Her elder brother and grandfather did not make it out of the village alive, but Mariam managed to escape into the bush, where she would wait with her remaining family members without any food or water to sustain them.
“We were just in the bush, crying… During the period of the fight our animals had been killed, houses were burnt, and we are no longer free to move around and do our activities because of the fear of being killed. We can’t go out and play like before, we can’t go and fetch water because of the fear in us; we don’t want to be killed.”
Missing her friends from the other side of the divide, Mariam also missed fetching the water for the household, and she deeply missed school.
“I like school, and I want go back to school. I am not happy with this fight because it stopped me from going to school and going to fetch water… I am not in school not because I don’t want school but because I am scared for my safety.”
Shelter, clothing, food and potable water remained constant problems faced by Mariam’s community. With no farm animals, Mariam’s family no longer has a business to run. Mariam remains hopeful for reconciliation.
“We used to farm, but now they refuse to give us farmland again. We used to fetch water from their well but now they no longer allow us to… I want us to reconcile with them and start to live in peace like before. I want to start going to school again… The fight started when I was nine years old. I am not happy with what happened, and I am not happy with what the fight caused.”
18-year-old Mnena’s family lost a lot that was precious to them during the clashes between the nomadic pastoralists and sedentary farmers. Like many other girls her age, Mnena was at school when the fighting reached its greatest intensity in 2014. Her mother and father called her from home, telling her to rush back and pack her belongings.
Before the crisis reached our house, we left, leaving behind some things so they (the herdsmen) burnt everything – they even burnt down our house too.Before the crisis reached our house, we left, leaving behind some things so they (the herdsmen) burnt everything – they even burnt down our house too.
Unable to pack all their belongings before the rioters reached their home, Mnena’s family dropped their excess items at another house. Her father would later return to retrieve them and survey the damage, but was tragically murdered in the process.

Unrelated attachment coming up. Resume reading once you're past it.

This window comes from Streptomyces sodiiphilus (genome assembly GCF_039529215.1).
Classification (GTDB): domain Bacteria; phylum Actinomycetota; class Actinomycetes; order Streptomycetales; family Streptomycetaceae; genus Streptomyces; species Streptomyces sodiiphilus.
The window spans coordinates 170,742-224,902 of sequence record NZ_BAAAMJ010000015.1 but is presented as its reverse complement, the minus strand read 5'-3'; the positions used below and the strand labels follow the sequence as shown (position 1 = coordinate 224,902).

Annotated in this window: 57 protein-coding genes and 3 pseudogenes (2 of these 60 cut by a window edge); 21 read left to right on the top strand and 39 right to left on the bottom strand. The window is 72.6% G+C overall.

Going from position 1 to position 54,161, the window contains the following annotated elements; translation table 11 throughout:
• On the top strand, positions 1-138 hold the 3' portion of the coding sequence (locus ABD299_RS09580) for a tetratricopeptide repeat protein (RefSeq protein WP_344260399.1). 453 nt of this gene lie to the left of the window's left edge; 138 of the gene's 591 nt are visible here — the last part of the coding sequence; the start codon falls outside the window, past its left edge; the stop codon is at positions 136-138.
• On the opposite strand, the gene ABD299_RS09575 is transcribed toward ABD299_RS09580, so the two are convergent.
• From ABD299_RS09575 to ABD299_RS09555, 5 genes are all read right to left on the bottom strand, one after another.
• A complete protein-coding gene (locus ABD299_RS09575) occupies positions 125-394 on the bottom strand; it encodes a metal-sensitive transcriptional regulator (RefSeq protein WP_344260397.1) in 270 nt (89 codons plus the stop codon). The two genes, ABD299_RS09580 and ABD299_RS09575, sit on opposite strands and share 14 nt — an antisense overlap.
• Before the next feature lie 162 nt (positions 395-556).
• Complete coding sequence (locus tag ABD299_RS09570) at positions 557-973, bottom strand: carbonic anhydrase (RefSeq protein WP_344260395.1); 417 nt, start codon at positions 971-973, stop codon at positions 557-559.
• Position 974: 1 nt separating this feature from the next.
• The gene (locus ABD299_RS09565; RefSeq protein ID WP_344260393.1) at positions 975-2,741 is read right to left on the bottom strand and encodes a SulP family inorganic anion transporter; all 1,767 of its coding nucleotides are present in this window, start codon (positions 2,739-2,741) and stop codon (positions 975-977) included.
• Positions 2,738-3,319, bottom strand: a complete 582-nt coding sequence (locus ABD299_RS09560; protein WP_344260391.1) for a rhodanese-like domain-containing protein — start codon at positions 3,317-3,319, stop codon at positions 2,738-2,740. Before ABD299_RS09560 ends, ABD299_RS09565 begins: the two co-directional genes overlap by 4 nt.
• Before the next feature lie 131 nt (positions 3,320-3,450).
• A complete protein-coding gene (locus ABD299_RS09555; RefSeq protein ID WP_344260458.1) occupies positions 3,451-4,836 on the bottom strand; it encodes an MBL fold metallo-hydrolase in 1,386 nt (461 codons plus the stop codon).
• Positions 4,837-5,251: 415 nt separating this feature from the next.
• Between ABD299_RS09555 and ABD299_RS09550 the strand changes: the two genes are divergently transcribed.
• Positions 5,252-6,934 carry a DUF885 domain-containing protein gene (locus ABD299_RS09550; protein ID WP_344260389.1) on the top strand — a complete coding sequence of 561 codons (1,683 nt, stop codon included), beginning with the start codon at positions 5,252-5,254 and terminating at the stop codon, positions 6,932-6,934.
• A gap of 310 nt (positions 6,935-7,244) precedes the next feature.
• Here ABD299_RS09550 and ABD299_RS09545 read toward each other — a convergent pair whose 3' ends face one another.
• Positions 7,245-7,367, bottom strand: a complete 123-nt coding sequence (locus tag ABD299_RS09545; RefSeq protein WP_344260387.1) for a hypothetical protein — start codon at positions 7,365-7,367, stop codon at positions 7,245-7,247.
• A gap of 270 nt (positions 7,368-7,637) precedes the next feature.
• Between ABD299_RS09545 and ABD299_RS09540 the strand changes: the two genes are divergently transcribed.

“When we didn’t see him again, my brother said he will go and check on him, and on reaching home he discovered our fathers dead body lying lifeless on the ground. It was then that he called home and told us that they have killed our father. So when the crisis had calmed down a little we came but the children had come and taken his dead body already.”
Bereaved and displaced, Mnena and her family had even more challenges to face after the bloodbath. The pigs and goats intended to pay for Mnena’s education were all lost, which in turn caused her to drop out of school. Food was scarce, and many girls her age were in serious need of aid.
“Since this thing happened, it has shattered their lives and they have just been sleeping from one point to another, and some cannot even afford bathing soap, some cannot even find food to eat, and some have died… Some… were working before the crisis, but because of the fight most of them have lost their jobs.”
Their family farm and its produce destroyed, Mnena’s mother and brothers were also separated during the crisis. With no food to eat, no crops to sell, nowhere to earn money to buy food, they suffered huge setbacks. Even procuring a piece of land to farm on was not a viable option.
“The Agasha people… some do not have food, some have died, some could not even see their children again and are looking for their children and some have travelled to different destinations… We do not have any business anywhere, but we do work on other people’s farms so we can get money to buy clothes but since this crisis we can’t even go to work on anybody’s farm, so we can’t get money to take care of ourselves. So things are now hard for us.”
Before the crisis, the manure from the animals’ dung was used to fertilise the crops, and that gave them a good yield. Without the fertiliser, the yields are poor, and other challenges included finding good drinking water and basic healthcare.
“After the crisis we cannot even afford any good healthcare services because there is no money to pay for the services… For me I will advise that we should be in one accord, the fighting should stop permanently and also we should learn to live in peace with one another.”
Since 1998, the herder-farmer conflicts in Nigeria have been responsible for the deaths of 10,000 people, and have displaced hundreds of thousands more.
Naomi, a young girl from the village of Tyulen, was deeply affected by the violence that ensued, after nomadic pastoralists brought their cattle to the crops of sedentary farmers and allowed the animals to destroy the harvest.
The farmers demanded reparations for the damaged crops, but the pastoralists refused, and the clash that followed would soon drive Naomi, and many families like hers, out of their homes and livelihoods and into poverty.